Suuf Debbo Hande Review

Released 2002.  

BBC Review

Modern Senegalese music with electronic rhythms and two or three great singers.

Neil Bennun 2002

Fans of Baaba Maal's souped-up contemporary Senegalese music step this way.

Suuf's 'Debbo Hande' is a resolutely forward-looking debut. It features twitchy studio-crafted rhythms, instrumentalists from Europe and West Africa, impassioned vocals and conscious lyrics sung in Peulh, Wolof and French. This combination is supposedly patented by the Senegalese superstar Baaba Maal in his collaborations with producer Simon Emmerson. For Baaba Maal, read the singers Djiby Guissé (of Les Frères Guissé) and the comparatively less-known Biram Seck. Their voices are forceful and supple, and they're joined by the sweet-voiced Hady Guissé. For Simon Emmerson, read the Bristol-based producer Simon Sleath, Real World alumnus and all-round studio don.

The album features contributions from the future-blues guitarist Justin Adams, pianist Sarah Class, percussionist Aliou Guissé of Les Frères Guissé and the bassist Dembel Diop. And it's a genuinely collaborative affair, although the emphasis is certainly weighted towards Senegal. There are nods to mbalax, the sound of urban Senegal ('Fit'), and more reflective folk music ('Sakou Kham').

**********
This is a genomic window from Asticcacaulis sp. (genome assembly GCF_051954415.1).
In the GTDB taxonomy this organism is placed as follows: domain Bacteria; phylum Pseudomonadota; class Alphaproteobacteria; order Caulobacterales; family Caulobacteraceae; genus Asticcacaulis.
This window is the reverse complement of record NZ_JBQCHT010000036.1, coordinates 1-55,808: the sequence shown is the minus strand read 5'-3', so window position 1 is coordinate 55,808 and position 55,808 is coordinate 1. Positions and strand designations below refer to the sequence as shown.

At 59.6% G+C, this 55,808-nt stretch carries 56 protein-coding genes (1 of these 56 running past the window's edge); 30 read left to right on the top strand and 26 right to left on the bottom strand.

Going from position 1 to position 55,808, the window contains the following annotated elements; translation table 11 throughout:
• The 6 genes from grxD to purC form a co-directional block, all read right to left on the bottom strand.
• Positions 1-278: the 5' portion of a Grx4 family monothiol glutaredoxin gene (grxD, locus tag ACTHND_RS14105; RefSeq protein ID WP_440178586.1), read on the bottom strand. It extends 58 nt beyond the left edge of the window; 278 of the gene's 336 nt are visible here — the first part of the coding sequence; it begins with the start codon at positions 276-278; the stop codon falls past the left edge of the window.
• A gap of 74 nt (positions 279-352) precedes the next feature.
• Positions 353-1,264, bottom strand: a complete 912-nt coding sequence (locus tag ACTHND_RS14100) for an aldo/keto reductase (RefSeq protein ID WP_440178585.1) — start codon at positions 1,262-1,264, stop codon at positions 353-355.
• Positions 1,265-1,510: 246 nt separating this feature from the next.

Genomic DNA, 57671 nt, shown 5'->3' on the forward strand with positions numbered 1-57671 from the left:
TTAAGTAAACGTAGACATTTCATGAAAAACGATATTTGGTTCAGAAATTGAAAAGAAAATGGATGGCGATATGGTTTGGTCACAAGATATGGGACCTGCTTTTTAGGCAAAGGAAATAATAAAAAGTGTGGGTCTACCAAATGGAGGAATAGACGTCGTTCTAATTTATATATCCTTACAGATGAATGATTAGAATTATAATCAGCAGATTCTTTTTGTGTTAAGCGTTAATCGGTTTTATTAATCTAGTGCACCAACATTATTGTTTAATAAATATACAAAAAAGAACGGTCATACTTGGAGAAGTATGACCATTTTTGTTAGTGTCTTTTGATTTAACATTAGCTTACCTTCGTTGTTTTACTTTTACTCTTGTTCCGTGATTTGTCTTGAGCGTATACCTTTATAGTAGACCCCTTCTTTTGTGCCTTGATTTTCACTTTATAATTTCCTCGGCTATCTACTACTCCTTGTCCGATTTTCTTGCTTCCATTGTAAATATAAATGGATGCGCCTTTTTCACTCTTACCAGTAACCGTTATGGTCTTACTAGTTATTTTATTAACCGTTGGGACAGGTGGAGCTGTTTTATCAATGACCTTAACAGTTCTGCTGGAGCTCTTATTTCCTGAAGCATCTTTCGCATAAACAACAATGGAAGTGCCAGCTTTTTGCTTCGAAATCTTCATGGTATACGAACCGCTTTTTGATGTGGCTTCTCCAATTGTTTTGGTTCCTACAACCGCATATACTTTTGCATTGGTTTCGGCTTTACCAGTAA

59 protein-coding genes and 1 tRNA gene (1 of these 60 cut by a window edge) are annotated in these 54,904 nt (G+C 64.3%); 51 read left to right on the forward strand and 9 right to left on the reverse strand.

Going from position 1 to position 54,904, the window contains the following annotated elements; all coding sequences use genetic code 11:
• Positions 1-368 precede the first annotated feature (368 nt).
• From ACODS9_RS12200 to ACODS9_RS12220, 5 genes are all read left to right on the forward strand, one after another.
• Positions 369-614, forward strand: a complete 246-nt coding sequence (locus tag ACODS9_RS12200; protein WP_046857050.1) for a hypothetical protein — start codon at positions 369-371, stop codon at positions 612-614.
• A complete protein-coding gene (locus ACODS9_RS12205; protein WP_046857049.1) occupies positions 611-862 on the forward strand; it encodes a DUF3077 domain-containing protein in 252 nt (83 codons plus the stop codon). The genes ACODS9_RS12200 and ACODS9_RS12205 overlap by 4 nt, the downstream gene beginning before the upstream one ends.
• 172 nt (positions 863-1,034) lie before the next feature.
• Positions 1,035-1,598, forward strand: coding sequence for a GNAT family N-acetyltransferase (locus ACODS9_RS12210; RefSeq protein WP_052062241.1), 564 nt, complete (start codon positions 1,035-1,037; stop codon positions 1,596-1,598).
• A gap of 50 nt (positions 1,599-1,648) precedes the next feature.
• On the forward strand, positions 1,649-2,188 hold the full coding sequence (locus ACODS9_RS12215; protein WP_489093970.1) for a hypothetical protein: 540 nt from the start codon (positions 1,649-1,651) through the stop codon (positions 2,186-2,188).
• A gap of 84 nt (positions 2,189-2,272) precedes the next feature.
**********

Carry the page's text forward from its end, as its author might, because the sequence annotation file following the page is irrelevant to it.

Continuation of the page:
But the textures and production make categorisations tricky. This is exemplified on 'Debbo Afrika' ('African Woman') with its funky chicken-scratch guitar riff syncopating with African lute and dubby drums. 'Xarit', is a gorgeously sad lament sung by Hady Guissé. A quite beautiful piano silvers the West African instrumentation. "I wrote your name on my heart and it will neither wash out nor die," Guissé sings, and it certainly sounds like he means it.

The lyrics are certainly worth a mention. 'Debbo Hande' ('Modern Woman'), a duet sung by Hady and Djiby Guissé, a spectacular mix of syncopated folk rhythms and programming, features the line: "Let's wake up and go to work... Man I hear your voice, but I'm afraid to go near." Subtle, articulate and ambiguous, it makes an apposite title song for a rewarding album.

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